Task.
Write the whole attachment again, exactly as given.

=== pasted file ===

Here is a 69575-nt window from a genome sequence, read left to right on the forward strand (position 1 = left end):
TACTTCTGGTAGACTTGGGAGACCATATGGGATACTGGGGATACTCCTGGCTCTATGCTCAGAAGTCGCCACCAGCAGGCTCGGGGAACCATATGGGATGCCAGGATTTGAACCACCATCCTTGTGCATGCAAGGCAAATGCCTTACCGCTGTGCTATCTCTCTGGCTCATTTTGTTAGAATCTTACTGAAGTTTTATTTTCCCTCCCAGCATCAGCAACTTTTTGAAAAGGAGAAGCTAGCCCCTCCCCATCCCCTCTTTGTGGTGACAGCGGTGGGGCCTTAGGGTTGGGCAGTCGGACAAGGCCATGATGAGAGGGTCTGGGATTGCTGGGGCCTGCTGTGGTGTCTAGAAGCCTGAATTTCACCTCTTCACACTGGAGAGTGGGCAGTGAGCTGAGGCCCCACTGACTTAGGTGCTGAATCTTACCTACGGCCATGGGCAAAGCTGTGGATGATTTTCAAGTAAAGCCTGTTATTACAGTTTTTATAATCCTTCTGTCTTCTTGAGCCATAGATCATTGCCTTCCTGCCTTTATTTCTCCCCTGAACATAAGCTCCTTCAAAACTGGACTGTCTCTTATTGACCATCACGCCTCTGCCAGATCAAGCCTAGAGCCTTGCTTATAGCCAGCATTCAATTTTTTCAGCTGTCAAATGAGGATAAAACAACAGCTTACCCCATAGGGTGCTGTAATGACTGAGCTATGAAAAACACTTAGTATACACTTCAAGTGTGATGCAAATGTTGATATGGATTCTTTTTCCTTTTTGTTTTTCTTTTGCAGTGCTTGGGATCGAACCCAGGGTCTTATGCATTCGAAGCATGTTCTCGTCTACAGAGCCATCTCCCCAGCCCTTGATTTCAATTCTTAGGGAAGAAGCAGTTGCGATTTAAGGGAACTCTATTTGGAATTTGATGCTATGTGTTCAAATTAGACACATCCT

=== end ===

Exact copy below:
Here is a 69575-nt window from a genome sequence, read left to right on the forward strand (position 1 = left end):
TACTTCTGGTAGACTTGGGAGACCATATGGGATACTGGGGATACTCCTGGCTCTATGCTCAGAAGTCGCCACCAGCAGGCTCGGGGAACCATATGGGATGCCAGGATTTGAACCACCATCCTTGTGCATGCAAGGCAAATGCCTTACCGCTGTGCTATCTCTCTGGCTCATTTTGTTAGAATCTTACTGAAGTTTTATTTTCCCTCCCAGCATCAGCAACTTTTTGAAAAGGAGAAGCTAGCCCCTCCCCATCCCCTCTTTGTGGTGACAGCGGTGGGGCCTTAGGGTTGGGCAGTCGGACAAGGCCATGATGAGAGGGTCTGGGATTGCTGGGGCCTGCTGTGGTGTCTAGAAGCCTGAATTTCACCTCTTCACACTGGAGAGTGGGCAGTGAGCTGAGGCCCCACTGACTTAGGTGCTGAATCTTACCTACGGCCATGGGCAAAGCTGTGGATGATTTTCAAGTAAAGCCTGTTATTACAGTTTTTATAATCCTTCTGTCTTCTTGAGCCATAGATCATTGCCTTCCTGCCTTTATTTCTCCCCTGAACATAAGCTCCTTCAAAACTGGACTGTCTCTTATTGACCATCACGCCTCTGCCAGATCAAGCCTAGAGCCTTGCTTATAGCCAGCATTCAATTTTTTCAGCTGTCAAATGAGGATAAAACAACAGCTTACCCCATAGGGTGCTGTAATGACTGAGCTATGAAAAACACTTAGTATACACTTCAAGTGTGATGCAAATGTTGATATGGATTCTTTTTCCTTTTTGTTTTTCTTTTGCAGTGCTTGGGATCGAACCCAGGGTCTTATGCATTCGAAGCATGTTCTCGTCTACAGAGCCATCTCCCCAGCCCTTGATTTCAATTCTTAGGGAAGAAGCAGTTGCGATTTAAGGGAACTCTATTTGGAATTTGATGCTATGTGTTCAAATTAGACACATCCT